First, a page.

Sleep Maps – Fiction Makes the Future album review

Sleep Maps (also known as Ben Kaplan) describes his sound as, “The music of a lost future.” His new EP, “Fiction Makes the Future,” marries what sounds like vintage film and news clips with prog-rock, sci-fi compositions. Kaplan leads the audience on a literal journey from the words of the past to a metaphysical narrative of the future. It’s up to the listener to fill in the specifics, but on “The Eternal Wanderer,” you’re assured that, “The only thing we can be sure of about the future is that it will be absolutely fantastic.”

Kaplan’s role is entirely instrumental, but in no way boring or hindered by the fact that the music seems to be entirely guitar and drum driven. His guitar work especially is thrillingly vibrant, filling the speakers and the audience with his determination and vision. On “Forbidden Light,” Kaplan’s pick slides simulate the sounds of screams and sirens, embodying the chaos and urgency of his impending fictional future.

For as singular as Kaplan’s mission and style are, his execution betrays him. He adheres to a fairly fixed formula; a rousing spoken recording followed by heavy, driving guitar work, occasionally throwing in a reprise of the recording halfway through to remind the listeners of the journey they’re on.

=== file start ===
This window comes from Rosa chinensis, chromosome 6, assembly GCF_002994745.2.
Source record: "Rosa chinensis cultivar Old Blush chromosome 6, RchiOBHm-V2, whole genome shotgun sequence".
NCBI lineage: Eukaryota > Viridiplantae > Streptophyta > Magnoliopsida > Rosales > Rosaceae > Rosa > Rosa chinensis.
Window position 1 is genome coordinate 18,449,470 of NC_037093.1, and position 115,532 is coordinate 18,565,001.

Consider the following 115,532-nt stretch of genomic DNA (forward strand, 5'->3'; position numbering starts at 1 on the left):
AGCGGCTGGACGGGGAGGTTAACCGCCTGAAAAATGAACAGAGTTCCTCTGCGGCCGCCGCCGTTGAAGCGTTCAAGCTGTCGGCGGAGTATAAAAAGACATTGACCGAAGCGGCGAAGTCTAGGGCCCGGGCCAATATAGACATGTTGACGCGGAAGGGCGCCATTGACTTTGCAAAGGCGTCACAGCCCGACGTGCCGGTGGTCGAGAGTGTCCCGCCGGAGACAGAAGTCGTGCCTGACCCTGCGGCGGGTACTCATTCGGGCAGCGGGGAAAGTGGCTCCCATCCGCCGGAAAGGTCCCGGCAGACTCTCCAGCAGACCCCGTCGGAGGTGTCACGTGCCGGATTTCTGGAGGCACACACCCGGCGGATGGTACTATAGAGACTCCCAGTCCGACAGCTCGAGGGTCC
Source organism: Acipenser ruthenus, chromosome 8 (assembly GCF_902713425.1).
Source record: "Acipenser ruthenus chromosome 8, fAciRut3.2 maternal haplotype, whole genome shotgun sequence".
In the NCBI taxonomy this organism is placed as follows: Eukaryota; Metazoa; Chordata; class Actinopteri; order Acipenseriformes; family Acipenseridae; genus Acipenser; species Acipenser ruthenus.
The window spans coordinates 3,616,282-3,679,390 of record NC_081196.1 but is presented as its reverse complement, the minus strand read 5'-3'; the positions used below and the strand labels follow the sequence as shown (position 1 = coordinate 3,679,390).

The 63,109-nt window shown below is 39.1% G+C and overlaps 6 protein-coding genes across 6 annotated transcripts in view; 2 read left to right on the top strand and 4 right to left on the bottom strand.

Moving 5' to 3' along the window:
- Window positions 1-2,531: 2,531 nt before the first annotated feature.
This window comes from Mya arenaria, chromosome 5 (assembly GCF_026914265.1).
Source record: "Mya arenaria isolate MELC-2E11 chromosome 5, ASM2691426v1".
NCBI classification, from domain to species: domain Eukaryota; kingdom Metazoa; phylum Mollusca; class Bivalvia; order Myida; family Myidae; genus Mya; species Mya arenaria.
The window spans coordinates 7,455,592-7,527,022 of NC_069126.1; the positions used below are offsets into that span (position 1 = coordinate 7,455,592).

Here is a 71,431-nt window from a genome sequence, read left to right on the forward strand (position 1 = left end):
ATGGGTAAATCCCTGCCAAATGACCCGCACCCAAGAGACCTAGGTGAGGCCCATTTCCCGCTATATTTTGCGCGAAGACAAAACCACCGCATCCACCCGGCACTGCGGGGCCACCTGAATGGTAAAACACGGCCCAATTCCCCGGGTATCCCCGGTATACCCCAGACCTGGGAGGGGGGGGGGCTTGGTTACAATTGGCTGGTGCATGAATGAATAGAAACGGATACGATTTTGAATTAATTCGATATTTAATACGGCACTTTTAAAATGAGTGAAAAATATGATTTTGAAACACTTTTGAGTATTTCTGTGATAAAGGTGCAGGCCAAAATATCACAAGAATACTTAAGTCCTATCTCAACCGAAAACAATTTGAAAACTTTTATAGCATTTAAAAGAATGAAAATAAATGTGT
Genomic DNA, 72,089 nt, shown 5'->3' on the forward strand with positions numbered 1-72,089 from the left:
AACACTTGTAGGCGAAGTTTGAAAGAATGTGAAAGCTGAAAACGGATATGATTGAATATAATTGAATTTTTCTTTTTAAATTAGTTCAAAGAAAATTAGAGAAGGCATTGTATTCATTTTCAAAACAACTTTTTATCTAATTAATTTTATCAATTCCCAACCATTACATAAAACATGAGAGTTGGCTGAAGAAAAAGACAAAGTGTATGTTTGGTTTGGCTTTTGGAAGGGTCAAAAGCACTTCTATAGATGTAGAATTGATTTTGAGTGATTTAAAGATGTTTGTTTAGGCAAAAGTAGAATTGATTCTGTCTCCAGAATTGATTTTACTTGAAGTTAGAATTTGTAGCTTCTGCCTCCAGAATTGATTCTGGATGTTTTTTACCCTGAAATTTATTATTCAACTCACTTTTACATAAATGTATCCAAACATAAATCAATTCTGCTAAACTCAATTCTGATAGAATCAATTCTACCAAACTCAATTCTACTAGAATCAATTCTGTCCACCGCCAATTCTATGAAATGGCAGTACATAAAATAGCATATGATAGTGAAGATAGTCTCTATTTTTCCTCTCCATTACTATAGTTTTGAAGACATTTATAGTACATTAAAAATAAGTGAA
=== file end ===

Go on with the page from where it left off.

It’s expertly effected; Kaplan splices the two together seamlessly and he can manipulate guitar strings and distortion with the best of them, but with five tracks following the same blueprint, it becomes predictable. The music grounds itself in the recordings that put tangible words and thoughts to his abstract vision, giving him the freedom to create an even more progressive and conceptual future, but he falls back on his undeniably adept post-rock laurels instead of creating new rules.

“Fiction Makes the Future” isn’t an easy record. With the shortest track, the opening “Men Against the Stars,” clocking in at just over six and a half minutes, each song is its own record, its own commitment. But with Sleep Maps’ distinctive medium and focus, it’s a commitment worth making.

By Natalie Howard

In a fit of teenage angst, Natalie Howard moved from Glendale, CA to New York City for college. She stuck around after graduation and currently eats and sleeps in the East Village.

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